This 321.4 acre park is located north of Rockport in Lamar, Texas on the Gulf of Mexico’s St. Charles and Aransas Bays. Initial construction work was completed by the CCC (Civilian Conservation Corps) from 1931-1935. The island beach is made of oyster shell. Cement retaining walls line some of the bank. The marshland consists of smooth cordgrass, marsh-hay cordgrass, saltgrass, saltwort, and glasswort. The habitat of the mainland portion of the park consists of live oak, red-bay woods, tallgrass prairie, and wetlands. The Park is No. 048 on the Aransas Loop of the Great Texas Central Coastal Birding Trail. Whooping Cranes feed in the wetlands. The surrounding bays are filled with seagrass beds and oyster reefs. The park is well known for its “Big Tree," the largest live oak in Texas, and thought to be one of the largest in the nation. The tree is estimated to be over 1,000 years old. It has a circumference of 35 feet, is 45 feet tall, and a crown spread of 90 feet.Park entrance and camping fees apply. For more park information, watch the Park Video, and go to the Goose Island State Park Home Page. The park is located 10 miles northeast of Rockport. Take SH 35 to Park Road 13; drive 2 miles east to the park entrance.
 
Aransas National Wildlife Refuge Information:
This 115,000 acre National Wildlife Refuge was established in 1937 by FDR as a breeding ground for migratory birds and other wildlife. Many of the roads, ditches, fire breaks, and several buildings were constructed by the CCC (Civilian Conservation Corps).Located on the Texas Gulf Coast, its lands include the Blackjack Peninsula, Matagorda Island WMA, and the Myrtle Foester Whitmire Unit of the Guadalupe-Blanco River Trust (closed to the public), and the Lamar and Tatton Units. Portions of the Lamar and Tatton Units are designated as critical habitat for the endangered Whooping Crane. The Park is No. 037 on the La Bahia Loop of the Great Texas Central Coastal Birding Trail. The refuge habitat consists of salt marsh, grasslands and oak woodland. Beware of Alligators and poisonous snakes, and bring water, a hat, insect repellent, and sunscreen. Dusk and dawn are the best wildlife viewing times; little moves during hot, humid times.A park entrance fee applies.For more complete NWR information, go to the Aransas NWR Home Page. Aransas NWR Refuge Map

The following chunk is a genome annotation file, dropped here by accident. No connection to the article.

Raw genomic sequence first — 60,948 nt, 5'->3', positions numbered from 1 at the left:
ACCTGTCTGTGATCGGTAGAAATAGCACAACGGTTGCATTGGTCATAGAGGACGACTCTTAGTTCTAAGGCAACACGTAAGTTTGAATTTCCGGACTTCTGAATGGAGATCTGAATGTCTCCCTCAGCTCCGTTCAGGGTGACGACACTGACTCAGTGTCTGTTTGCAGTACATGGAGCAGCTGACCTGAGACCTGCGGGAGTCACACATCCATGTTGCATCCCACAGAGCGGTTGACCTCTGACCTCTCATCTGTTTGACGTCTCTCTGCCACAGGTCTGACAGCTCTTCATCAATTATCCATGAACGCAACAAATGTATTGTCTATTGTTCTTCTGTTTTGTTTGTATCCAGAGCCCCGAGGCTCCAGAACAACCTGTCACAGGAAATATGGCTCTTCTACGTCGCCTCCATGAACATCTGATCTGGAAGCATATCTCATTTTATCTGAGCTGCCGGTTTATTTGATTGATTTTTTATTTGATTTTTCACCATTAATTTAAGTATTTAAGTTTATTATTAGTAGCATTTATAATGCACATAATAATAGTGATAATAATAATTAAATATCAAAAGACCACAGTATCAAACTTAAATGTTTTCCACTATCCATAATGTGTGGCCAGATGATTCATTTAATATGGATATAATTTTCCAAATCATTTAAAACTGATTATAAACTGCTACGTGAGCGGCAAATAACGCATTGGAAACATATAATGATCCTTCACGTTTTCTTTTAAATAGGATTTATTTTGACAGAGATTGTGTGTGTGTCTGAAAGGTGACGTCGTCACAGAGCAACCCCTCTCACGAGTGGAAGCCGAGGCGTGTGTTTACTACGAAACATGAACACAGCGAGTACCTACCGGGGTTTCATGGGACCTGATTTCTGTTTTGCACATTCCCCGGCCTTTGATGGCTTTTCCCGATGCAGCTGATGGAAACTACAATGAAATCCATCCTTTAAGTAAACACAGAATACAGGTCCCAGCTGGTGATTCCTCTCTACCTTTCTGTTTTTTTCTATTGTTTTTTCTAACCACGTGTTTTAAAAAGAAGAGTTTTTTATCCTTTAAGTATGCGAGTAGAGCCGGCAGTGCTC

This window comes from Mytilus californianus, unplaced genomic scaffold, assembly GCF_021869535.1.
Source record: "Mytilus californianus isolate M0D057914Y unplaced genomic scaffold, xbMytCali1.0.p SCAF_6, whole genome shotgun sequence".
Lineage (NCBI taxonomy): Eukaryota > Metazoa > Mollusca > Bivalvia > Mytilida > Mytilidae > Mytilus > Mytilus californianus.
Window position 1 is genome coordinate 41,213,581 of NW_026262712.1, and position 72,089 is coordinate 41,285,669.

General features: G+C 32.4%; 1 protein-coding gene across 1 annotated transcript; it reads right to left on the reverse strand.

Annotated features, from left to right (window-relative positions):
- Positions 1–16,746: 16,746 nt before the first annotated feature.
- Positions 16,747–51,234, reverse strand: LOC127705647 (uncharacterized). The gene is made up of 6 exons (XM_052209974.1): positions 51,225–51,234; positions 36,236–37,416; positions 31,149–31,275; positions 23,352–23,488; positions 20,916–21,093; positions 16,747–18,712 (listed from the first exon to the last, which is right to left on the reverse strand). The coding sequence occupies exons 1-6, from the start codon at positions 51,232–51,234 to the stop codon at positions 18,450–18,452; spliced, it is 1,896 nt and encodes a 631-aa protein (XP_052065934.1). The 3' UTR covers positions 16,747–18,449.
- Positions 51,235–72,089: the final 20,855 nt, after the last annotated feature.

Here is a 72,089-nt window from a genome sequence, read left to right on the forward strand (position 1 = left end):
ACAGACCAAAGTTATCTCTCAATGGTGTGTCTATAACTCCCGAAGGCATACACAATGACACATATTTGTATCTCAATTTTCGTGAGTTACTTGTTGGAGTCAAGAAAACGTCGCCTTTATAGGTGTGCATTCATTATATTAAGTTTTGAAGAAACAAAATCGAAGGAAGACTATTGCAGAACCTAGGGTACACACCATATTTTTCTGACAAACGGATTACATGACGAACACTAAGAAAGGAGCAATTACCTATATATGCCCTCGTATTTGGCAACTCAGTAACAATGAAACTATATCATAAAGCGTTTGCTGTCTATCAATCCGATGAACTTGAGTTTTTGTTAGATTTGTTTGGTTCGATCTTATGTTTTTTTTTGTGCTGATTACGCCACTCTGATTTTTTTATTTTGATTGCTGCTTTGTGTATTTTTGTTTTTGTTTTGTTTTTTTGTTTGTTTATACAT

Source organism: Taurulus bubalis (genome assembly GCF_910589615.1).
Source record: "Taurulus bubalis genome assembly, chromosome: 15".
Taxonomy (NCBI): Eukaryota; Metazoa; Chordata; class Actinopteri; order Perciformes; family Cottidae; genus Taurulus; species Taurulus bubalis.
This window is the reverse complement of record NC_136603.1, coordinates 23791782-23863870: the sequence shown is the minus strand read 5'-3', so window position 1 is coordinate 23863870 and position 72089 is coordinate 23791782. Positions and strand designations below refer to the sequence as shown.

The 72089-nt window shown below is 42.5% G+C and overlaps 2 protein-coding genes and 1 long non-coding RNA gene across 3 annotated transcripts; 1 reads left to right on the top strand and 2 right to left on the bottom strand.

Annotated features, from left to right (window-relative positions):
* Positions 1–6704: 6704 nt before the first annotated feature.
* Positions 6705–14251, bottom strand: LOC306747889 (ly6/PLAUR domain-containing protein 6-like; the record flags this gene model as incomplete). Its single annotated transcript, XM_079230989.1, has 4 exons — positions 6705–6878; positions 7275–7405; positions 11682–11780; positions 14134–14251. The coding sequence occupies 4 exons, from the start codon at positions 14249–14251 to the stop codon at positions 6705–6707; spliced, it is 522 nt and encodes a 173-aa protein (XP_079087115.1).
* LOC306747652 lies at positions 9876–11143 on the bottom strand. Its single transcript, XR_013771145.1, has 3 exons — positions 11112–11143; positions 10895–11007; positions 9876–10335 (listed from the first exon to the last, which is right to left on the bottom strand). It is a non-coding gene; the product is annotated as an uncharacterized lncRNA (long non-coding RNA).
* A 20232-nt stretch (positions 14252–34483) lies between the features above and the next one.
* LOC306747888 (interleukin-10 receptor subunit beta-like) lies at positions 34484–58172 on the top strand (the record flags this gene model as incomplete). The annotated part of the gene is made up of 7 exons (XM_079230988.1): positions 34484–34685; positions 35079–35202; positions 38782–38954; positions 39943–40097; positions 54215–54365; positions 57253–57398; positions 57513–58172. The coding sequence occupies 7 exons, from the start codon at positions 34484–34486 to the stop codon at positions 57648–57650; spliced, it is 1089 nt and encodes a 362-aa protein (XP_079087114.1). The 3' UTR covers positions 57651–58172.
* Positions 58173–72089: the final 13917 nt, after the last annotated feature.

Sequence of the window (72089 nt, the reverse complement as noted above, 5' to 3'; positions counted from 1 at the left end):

Learn to Camp at Texas Parks & Wildlife State Parks' Outdoor Family Camping Workshops:
Theseworkshops are family camping sessions designed to teach camping skills to those who do not know how to camp; everything is provided from tent to broom. Gear includes a coffee pot, dishes, cooking pots, a camp stove, a battery operated fan and lantern, air mattresses, and a tent. Basic skills taught include pitching a tent, making a campfire, cooking on a propane camp stove, geocaching and using a GPS. Wildlife viewing, fishing and kayaking are available depending on the park and its facilities. After making reservations, families will be sent a packet of information which includes a grocery list. Those interested in this program may sign up for E-Mail Updates on Currently Scheduled Workshops. (512) 389-8903. Calendar
 
Hunt Texas Online Connection:
More than 95% of Texas land is privately owned, making it hard for hunters to find affordable hunting opportunities. The Texas Parks and Wildlife has a huge public hunting program, and has developed a new service to help hunters find hunting places. This new service is provided free by the TPWD. It allows landowners to list available hunting leases or spots that have opened up, and allows hunters to find private hunting leases according to their preferences. 
                      
Hunting, Texas Parks and Wildlife, General Hunting Information
Hunting, Public Hunting on State Lands, TPWD
Hunter Education
Hunting Season by Animal
Texas Parks & Wildlife Department Donations